VidOvation Showcases New Product Additions for its Broadcast, Corporate, and Government AV Product Lines at NAB 2013
For Immediate Release
VidOvation Showcases New Product Additions for its Broadcast, Corporate, and Government AV Product Lines at NAB 2013
Innovative IPTV, Webcasting, 60GHz wireless HD-SDI, and Fiber Optic Transport systems delivers broadcast quality audio/video at 1/3 the cost
Las Vegas, Nevada, April 3, 2013 – NAB Booth #: N1307 – VidOvation, a leading technology provider of video and data communication systems to the broadcast television, sports, corporate audio-visual, and government markets, announced today that they will debut at NAB, as part of their expanded business strategy, a new line of product families for IPTV, Webcasting and Fiber Optic Transport designed to increase system performance and flexibility while dramatically reducing overall acquisition, implementation and support costs. The new product families include:
1) The VidLink II-5 60GHz wireless video link system can be used in ad hoc or permanent installations and features zero frame delay, zero interference, uncompressed 1.5G HD-SDI video, 270Mb/s SD and DVB ASI, globally allocated unlicensed 60 GHz spectrum, no channel coding, ruggedized and water resistant enclosure, water resistant connections, and range for HD of 500m and SD greater than 1000m. Continue reading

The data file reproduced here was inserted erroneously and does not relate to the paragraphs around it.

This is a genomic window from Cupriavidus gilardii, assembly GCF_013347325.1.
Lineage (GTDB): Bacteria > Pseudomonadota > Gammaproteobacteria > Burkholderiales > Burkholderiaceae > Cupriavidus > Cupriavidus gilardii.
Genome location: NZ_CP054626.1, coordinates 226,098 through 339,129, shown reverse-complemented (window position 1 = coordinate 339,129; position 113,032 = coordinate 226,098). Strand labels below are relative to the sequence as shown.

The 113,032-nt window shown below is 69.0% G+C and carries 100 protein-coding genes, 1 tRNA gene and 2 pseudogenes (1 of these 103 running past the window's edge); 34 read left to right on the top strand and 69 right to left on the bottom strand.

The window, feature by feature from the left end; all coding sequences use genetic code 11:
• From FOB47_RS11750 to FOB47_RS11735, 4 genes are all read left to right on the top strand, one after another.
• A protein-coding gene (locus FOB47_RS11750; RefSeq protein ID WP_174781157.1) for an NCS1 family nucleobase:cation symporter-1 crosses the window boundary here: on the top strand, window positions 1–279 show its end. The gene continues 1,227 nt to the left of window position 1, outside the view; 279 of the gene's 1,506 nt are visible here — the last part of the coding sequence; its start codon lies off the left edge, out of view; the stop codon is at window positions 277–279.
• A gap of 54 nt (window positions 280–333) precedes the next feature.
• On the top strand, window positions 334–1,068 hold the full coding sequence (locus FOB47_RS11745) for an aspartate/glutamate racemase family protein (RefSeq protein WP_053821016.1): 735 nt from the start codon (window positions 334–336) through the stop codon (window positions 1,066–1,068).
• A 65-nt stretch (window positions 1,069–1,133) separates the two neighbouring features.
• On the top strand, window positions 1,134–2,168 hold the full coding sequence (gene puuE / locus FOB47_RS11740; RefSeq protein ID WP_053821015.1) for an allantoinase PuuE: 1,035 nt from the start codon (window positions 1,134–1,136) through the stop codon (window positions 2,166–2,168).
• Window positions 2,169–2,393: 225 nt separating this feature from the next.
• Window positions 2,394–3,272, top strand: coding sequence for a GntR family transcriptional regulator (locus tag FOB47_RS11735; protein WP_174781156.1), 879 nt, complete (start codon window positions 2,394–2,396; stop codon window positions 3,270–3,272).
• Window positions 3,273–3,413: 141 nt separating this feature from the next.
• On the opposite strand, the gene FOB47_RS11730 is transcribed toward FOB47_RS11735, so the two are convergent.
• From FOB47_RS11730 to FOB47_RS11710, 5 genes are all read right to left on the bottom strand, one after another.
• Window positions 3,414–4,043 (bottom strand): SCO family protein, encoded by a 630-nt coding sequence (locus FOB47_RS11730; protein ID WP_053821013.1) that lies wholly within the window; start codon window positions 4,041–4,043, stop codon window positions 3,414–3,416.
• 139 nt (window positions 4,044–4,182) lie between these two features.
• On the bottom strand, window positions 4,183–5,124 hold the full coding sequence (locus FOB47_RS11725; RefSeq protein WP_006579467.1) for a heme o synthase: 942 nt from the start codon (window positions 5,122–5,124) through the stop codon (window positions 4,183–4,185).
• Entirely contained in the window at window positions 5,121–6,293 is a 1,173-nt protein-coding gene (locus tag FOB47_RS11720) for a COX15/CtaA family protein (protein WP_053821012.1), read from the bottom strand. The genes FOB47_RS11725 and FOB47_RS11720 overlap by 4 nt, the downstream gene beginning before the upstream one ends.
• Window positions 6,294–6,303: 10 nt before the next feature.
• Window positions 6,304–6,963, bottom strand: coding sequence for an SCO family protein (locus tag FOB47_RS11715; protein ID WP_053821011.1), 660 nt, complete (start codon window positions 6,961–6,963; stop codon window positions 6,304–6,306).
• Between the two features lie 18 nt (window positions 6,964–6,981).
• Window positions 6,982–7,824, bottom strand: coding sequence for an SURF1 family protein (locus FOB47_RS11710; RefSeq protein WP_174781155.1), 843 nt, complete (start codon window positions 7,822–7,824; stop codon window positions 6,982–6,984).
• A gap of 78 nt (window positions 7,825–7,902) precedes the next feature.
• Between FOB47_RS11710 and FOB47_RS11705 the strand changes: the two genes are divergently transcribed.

The House of Lords, the UK’s second legislative chamber, has called for a wholesale switch from digital terrestrial to IPTV.
Original Story from Broadcast Engineering – http://broadcastengineering.com/news/uk-s-lords-calls-iptv
Aug. 13, 2012 11:19am
The UK’s House of Lords has put its weight behind a wholesale switch from digital terrestrial to broadband for public service broadcast delivery, even though this might in the short term threaten universal access provision.